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Davis v. United States

United States District Court, S.D. Indiana, Terre Haute Division

August 20, 2019

JIM WESLEY DAVIS, Plaintiff,
v.
UNITED STATES OF AMERICA, Defendant.

          ENTRY GRANTING MOTION FOR SUMMARY JUDGMENT AND DIRECTING ENTRY OF FINAL JUDGMENT

          JAMES R. SWEENEY II, JUDGE.

         Plaintiff Jim Wesley Davis, a federal inmate, alleges that the medical staff at the Federal Correctional Institution in Terre Haute, Indiana, (“FCI Terre Haute”) provided him inadequate medical treatment following hernia surgery in July 2017. Davis claims that as a result of this inadequate treatment he developed an infection and was hospitalized for several days. Davis brings this suit for money damages against the United States of America under the Federal Tort Claims Act (“FTCA”). The United States seeks resolution of this action through summary judgment. For the reasons explained below, the motion for summary judgment, dkt [31], is granted.

         I. Standard of Review

         A motion for summary judgment asks the Court to find that a trial is unnecessary because there is no genuine dispute as to any material fact and, instead, the movant is entitled to judgment as a matter of law. See Fed. R. Civ. P. 56(a). As the current version of Rule 56 makes clear, whether a party asserts that a fact is undisputed or genuinely disputed, the party must support the asserted fact by citing to particular parts of the record, including depositions, documents, or affidavits. Fed.R.Civ.P. 56(c)(1)(A). A party can also support a fact by showing that the materials cited do not establish the absence or presence of a genuine dispute or that the adverse party cannot produce admissible evidence to support the fact. Fed.R.Civ.P. 56(c)(1)(B). Affidavits or declarations must be made on personal knowledge, set out facts that would be admissible in evidence, and show that the affiant is competent to testify on matters stated. Fed.R.Civ.P. 56(c)(4). Failure to properly support a fact in opposition to a movant's factual assertion can result in the movant's fact being considered undisputed, and potentially in the grant of summary judgment. Fed.R.Civ.P. 56(e). See also Local Rule 56-1(e) (citations to supporting facts required) and 56-1(k) (Notice to Pro Se Litigant at dkt. 33).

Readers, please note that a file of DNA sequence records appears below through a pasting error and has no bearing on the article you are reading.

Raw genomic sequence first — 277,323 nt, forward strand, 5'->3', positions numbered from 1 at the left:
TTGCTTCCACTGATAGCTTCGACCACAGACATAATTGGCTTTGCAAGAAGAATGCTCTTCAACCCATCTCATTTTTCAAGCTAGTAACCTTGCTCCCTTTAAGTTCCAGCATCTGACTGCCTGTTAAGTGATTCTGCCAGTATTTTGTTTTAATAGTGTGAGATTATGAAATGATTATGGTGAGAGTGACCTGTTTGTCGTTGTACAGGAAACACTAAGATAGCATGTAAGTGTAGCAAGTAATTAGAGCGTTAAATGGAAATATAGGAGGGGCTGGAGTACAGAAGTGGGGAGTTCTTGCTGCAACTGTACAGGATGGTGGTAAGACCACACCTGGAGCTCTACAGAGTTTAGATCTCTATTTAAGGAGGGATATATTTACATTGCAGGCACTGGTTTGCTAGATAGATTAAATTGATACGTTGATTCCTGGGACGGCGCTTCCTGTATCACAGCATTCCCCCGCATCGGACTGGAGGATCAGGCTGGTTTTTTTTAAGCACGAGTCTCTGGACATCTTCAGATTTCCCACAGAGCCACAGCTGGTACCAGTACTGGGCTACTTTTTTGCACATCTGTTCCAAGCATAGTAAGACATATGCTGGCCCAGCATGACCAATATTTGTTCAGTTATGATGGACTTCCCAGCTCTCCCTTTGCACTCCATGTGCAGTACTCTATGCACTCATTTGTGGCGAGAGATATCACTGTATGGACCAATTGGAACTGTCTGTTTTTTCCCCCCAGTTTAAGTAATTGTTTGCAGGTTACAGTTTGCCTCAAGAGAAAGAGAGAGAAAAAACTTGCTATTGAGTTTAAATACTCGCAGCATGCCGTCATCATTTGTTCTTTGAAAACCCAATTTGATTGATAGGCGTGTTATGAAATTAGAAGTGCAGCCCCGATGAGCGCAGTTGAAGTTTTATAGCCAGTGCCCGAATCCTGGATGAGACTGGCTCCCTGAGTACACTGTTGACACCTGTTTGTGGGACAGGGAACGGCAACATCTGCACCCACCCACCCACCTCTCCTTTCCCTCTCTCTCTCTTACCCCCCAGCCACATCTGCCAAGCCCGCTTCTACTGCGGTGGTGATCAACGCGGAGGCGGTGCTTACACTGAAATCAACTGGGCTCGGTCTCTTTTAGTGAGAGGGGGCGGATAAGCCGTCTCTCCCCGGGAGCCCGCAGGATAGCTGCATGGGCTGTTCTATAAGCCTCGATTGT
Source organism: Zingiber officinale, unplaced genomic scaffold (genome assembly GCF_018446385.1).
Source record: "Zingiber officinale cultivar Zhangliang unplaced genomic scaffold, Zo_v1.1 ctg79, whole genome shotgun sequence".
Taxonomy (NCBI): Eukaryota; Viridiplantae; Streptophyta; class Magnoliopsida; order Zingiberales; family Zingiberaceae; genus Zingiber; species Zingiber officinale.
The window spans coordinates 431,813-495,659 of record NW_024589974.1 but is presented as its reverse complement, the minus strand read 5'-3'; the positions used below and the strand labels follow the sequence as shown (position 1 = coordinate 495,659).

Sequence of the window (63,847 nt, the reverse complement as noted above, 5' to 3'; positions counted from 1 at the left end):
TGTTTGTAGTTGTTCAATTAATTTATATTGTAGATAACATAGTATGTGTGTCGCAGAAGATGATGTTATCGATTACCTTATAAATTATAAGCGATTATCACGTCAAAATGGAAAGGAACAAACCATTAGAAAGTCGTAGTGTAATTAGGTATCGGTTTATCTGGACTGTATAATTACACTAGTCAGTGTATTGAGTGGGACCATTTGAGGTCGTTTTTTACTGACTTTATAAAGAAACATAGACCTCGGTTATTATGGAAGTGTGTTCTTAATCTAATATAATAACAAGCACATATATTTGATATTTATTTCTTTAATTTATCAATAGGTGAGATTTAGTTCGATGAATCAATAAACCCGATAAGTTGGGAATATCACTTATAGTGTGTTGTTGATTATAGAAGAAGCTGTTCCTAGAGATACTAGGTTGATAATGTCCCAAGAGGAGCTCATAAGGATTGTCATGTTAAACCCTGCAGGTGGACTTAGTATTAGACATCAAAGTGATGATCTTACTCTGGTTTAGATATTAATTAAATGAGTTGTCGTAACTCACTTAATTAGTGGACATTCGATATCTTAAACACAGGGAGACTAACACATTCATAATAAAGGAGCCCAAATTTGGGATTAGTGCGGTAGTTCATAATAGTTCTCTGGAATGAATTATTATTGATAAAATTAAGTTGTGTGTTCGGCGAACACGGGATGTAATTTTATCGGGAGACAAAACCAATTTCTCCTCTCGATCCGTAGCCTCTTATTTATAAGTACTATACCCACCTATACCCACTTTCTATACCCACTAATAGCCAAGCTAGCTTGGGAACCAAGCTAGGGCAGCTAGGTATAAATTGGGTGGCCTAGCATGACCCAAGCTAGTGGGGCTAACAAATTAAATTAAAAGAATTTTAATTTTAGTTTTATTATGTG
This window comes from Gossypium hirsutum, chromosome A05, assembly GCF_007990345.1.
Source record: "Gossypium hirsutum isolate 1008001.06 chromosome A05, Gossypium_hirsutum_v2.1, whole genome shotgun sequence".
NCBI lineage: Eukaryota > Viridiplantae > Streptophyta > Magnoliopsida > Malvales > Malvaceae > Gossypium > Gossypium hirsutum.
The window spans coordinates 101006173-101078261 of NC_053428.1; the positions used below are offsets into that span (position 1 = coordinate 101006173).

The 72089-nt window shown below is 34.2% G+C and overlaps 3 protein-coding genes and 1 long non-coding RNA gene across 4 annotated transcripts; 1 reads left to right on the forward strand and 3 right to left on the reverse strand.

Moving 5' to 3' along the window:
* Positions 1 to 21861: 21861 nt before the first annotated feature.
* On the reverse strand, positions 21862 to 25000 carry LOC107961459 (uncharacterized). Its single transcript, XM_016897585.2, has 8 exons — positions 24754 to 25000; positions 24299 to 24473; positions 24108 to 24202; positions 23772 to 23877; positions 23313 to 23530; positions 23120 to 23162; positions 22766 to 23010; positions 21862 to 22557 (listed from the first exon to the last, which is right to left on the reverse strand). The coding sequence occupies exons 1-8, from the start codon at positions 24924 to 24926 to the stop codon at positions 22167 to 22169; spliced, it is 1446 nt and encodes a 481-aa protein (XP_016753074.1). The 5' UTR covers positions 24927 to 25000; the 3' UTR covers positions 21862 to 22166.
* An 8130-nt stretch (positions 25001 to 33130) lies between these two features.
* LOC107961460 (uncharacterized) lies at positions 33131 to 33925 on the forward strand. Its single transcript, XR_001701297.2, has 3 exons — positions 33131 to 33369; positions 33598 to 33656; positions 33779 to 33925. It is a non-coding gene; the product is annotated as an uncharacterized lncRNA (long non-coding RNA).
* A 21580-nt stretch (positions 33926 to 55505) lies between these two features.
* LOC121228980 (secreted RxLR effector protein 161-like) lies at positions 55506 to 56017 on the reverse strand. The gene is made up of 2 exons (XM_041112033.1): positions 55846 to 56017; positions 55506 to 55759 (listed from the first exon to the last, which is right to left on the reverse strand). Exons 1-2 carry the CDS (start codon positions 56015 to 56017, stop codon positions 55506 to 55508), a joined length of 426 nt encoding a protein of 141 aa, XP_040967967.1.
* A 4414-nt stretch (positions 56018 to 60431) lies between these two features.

In deciding a motion for summary judgment, the Court need only consider disputed facts that are material to the decision. A disputed fact is material if it might affect the outcome of the suit under the governing law. Williams v. Brooks, 809 F.3d 936, 941-42 (7th Cir. 2016). “A genuine dispute as to any material fact exists ‘if the evidence is such that a reasonable jury could return a verdict for the nonmoving party.'” Daugherty v. Page, 906 F.3d 606, 609-10 (7th Cir. 2018) (quoting Anderson v. Liberty Lobby, Inc., 477 U.S. 242, 248 (1986)).

         On summary judgment, a party must show the Court what evidence it has that would convince a trier of fact to accept its version of the events. Gekas v. Vasilades, 814 F.3d 890, 896 (7th Cir. 2016). The moving party is entitled to summary judgment if no reasonable fact-finder could return a verdict for the non-moving party. Nelson v. Miller, 570 F.3d 868, 875 (7th Cir. 2009). The Court views the record in the light most favorable to the non-moving party and draws all reasonable inferences in that party's favor. Skiba v. Illinois Cent. R.R. Co., 884 F.3d 708, 717 (7th Cir. 2018). It cannot weigh evidence or make credibility determinations on summary judgment because those tasks are left to the fact-finder. Miller v. Gonzalez, 761 F.3d 822, 827 (7th Cir. 2014). The Court need only consider the cited materials, Fed.R.Civ.P. 56(c)(3), and the Seventh Circuit Court of Appeals has repeatedly assured the district courts that they are not required to “scour every inch of the record” for evidence that is potentially relevant to the summary judgment motion before them. Grant v. Trustees of Indiana University, 870 F.3d 562, 573-74 (7th Cir. 2017).

         II. Factual Background

         Applying the standard set forth above, the following facts are accepted as true for the purpose of resolving the pending motion for summary judgment.

         A. Background

         Davis is a federal inmate incarcerated at FCI Terre Haute. He is not a physician, has no medical training, and has never worked in any job relating to medicine.

         In 2006, Davis had a liver transplant operation at Baylor All Saints Hospital in Fort Worth, Texas. As a result of the liver transplant, Davis has a compromised immune system. He takes cyclosporine, an immunosuppressive drug that is used to prevent organ rejection.

         B. Davis's Hernia Surgery and Post-Surgical Medical Treatment

         On May 1, 2017, while a federal inmate, Davis underwent surgery to repair a ventral hernia. This surgery was conducted by Dr. Mark Lynch at Union Hospital in Terre Haute, Indiana. During the May 1, 2017, surgery, Dr. Lynch replaced a piece of exhausted mesh (from Davis's prior hernia surgery) with a new piece of mesh. Dr. Lynch informed Davis that it was normal to retain fluid and have swelling near the surgical area following surgery.

         After the hernia surgery, Davis returned to FCI Terre Haute on or around May 4, 2017. On May 8, 2017, Davis was seen at sick call by Heather Mata, a physician's assistant at FCI Terre Haute. During this appointment, Davis requested an increase in his prescription for Percocet. Davis claims that, during ...


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